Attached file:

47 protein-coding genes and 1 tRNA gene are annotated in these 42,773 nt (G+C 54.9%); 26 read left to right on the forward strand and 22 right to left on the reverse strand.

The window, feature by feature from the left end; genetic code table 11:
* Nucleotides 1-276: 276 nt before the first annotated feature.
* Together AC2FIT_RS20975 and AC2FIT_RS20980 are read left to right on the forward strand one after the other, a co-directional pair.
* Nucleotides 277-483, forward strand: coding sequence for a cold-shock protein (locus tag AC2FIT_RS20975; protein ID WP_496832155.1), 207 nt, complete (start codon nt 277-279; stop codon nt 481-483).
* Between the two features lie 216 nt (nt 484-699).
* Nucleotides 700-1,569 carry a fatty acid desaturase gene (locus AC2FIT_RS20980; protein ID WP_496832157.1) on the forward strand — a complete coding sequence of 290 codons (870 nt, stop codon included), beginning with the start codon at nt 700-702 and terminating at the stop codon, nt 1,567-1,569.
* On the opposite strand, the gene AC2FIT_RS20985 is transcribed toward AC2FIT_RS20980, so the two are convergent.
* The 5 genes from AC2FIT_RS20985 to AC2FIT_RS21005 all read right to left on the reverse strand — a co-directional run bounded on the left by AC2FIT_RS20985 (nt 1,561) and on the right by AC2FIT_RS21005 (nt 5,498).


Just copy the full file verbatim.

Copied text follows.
47 protein-coding genes and 1 tRNA gene are annotated in these 42,773 nt (G+C 54.9%); 26 read left to right on the forward strand and 22 right to left on the reverse strand.

The window, feature by feature from the left end; genetic code table 11:
* Nucleotides 1-276: 276 nt before the first annotated feature.
* Together AC2FIT_RS20975 and AC2FIT_RS20980 are read left to right on the forward strand one after the other, a co-directional pair.
* Nucleotides 277-483, forward strand: coding sequence for a cold-shock protein (locus tag AC2FIT_RS20975; protein ID WP_496832155.1), 207 nt, complete (start codon nt 277-279; stop codon nt 481-483).
* Between the two features lie 216 nt (nt 484-699).
* Nucleotides 700-1,569 carry a fatty acid desaturase gene (locus AC2FIT_RS20980; protein ID WP_496832157.1) on the forward strand — a complete coding sequence of 290 codons (870 nt, stop codon included), beginning with the start codon at nt 700-702 and terminating at the stop codon, nt 1,567-1,569.
* On the opposite strand, the gene AC2FIT_RS20985 is transcribed toward AC2FIT_RS20980, so the two are convergent.
* The 5 genes from AC2FIT_RS20985 to AC2FIT_RS21005 all read right to left on the reverse strand — a co-directional run bounded on the left by AC2FIT_RS20985 (nt 1,561) and on the right by AC2FIT_RS21005 (nt 5,498).